Craig Goldstein

 et al.

The only guide you need to the most important names in Major League Baseball's June Draft.

Muhammad Ali lived a life that was bigger, in every way, than any athlete of his era. These are the memories of four people who knew him—author Thomas Hauser, When We Were Kingsfilmmaker Leon Gast, HBO's Jim Lampley, and trainer Freddie Roach—of meeting him at various points along that journey.

There’s Hemingway’s old bit about bullfighting and car racing, of course, but bikes are an even more perverse extension—totally exposed humans at ever-increasing speeds somehow allowed to continue racing one another from a very young age amid perpetual political bickering over safety, economic and environmental concerns.

Muhammad Ali was more than a champion, and more than a fighter. He championed revolutionary ideas, in revolutionary ways. Let's remember that, before history and expedience smooths it out.

In which a coffee-related mishap in a secret basketball bunker leads to two idiots coming up with every insane thing that happened in the NBA this year.

For much of the last year, the story of Kevin Durant has been about where he might go as a free agent. He's telling a different story on the court right now, and a much more entertaining one.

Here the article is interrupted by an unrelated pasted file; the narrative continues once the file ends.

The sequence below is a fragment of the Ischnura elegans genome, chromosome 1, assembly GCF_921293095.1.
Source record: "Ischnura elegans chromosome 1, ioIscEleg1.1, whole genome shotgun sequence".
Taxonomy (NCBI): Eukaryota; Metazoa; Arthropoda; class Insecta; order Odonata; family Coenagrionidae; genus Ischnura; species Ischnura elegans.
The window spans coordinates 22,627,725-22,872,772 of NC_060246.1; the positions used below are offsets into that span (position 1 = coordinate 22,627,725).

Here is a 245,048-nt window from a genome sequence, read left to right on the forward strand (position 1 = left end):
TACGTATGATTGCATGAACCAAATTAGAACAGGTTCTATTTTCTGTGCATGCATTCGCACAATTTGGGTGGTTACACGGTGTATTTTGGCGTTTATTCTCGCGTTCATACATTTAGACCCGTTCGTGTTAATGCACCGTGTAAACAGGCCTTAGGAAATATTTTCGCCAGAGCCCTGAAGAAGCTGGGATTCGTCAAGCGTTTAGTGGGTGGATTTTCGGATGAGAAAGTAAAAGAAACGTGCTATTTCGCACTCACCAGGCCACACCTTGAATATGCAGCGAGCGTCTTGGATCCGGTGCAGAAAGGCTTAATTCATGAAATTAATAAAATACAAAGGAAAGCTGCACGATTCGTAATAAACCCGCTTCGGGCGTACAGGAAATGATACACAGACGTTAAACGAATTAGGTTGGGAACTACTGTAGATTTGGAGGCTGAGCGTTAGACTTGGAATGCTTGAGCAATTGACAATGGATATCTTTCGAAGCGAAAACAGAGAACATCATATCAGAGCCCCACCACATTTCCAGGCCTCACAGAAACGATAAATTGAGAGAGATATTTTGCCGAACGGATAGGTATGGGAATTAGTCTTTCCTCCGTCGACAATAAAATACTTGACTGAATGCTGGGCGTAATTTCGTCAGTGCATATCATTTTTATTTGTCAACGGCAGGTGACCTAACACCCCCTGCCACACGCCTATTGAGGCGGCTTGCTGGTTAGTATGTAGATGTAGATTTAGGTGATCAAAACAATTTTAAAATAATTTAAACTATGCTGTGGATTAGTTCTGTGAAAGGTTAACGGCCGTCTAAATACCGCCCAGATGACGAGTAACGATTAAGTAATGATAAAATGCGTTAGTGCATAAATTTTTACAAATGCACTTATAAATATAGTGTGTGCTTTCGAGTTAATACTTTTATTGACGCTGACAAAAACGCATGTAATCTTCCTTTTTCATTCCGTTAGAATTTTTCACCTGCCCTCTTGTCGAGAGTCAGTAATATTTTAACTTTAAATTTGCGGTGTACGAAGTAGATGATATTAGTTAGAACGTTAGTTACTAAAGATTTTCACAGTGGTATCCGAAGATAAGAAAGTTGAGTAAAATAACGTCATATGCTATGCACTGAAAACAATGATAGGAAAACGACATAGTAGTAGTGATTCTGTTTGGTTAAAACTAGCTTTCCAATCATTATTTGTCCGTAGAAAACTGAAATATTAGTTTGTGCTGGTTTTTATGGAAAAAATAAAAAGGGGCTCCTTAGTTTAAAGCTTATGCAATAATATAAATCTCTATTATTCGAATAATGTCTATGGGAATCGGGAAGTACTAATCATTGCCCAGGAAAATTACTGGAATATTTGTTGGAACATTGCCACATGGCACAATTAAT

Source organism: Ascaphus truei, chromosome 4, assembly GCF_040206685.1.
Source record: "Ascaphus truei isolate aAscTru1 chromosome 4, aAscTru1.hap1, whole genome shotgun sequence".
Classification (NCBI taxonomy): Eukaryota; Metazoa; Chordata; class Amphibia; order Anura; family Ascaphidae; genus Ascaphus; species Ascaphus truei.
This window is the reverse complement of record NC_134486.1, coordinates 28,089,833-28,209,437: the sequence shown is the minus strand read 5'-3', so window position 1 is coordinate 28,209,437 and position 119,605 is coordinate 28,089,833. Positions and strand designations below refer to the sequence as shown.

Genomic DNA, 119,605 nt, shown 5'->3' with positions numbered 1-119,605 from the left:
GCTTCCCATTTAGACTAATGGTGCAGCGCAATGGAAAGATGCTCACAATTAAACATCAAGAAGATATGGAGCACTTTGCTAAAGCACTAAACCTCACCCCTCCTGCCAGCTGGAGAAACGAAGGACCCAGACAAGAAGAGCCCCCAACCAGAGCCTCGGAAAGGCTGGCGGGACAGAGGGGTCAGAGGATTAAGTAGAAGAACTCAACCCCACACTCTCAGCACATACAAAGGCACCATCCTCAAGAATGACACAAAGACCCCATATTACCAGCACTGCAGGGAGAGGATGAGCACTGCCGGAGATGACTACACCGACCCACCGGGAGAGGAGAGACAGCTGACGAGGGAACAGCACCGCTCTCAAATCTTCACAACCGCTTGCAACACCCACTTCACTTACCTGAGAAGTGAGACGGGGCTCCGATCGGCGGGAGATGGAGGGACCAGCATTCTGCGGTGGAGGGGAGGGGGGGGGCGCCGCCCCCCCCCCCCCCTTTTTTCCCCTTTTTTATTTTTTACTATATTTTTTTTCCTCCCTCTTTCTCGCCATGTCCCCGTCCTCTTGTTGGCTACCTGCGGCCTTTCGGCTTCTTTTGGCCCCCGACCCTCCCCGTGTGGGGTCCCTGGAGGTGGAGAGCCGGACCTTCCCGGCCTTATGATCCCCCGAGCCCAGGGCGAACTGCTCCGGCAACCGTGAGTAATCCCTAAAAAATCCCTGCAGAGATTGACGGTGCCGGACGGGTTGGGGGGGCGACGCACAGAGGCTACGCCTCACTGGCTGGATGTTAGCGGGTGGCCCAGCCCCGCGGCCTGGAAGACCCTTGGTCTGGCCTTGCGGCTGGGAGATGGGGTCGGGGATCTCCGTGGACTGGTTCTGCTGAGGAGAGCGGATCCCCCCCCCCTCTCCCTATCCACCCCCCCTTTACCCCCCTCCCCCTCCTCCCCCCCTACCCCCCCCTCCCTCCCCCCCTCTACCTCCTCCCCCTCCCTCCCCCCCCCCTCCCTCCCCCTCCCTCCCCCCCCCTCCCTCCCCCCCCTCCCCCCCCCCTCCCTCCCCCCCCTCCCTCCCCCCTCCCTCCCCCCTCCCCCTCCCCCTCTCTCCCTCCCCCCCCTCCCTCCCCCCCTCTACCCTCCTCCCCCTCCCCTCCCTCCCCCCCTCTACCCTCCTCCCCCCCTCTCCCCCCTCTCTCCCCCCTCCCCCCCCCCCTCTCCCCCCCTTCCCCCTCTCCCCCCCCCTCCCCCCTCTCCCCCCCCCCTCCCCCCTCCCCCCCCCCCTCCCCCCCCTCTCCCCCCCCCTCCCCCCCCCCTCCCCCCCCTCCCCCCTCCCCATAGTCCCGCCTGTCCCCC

Advanced statistics give us a new lens on basketball, and help us see things in new ways. This is good, but we shouldn't confuse all that new knowledge with understanding.

Above all else, basketball a game of movement. In his book Ball Don’t Lie: Myth, Genealogy, and Invention in the Cultures of Basketball, Yago Colàs reminds NBA consumers that the future of basketball might not always be what the game is now and that the game did not always have to be what it is now. The sport, like the ball itself, is fluid.

When Seattle's City Council voted not to spend millions of dollars on an arena without a team to put in it, a shitlord faction of Seattle sports fans directed a torrent of gross gendered ugliness at the women who voted against it. Here are some sanctions that might set things right.

The chain of events that led to Rougned Odor socking Jose Bautista in the face began last fall, but all comes back to a game that's caught up in its own unwritten rules.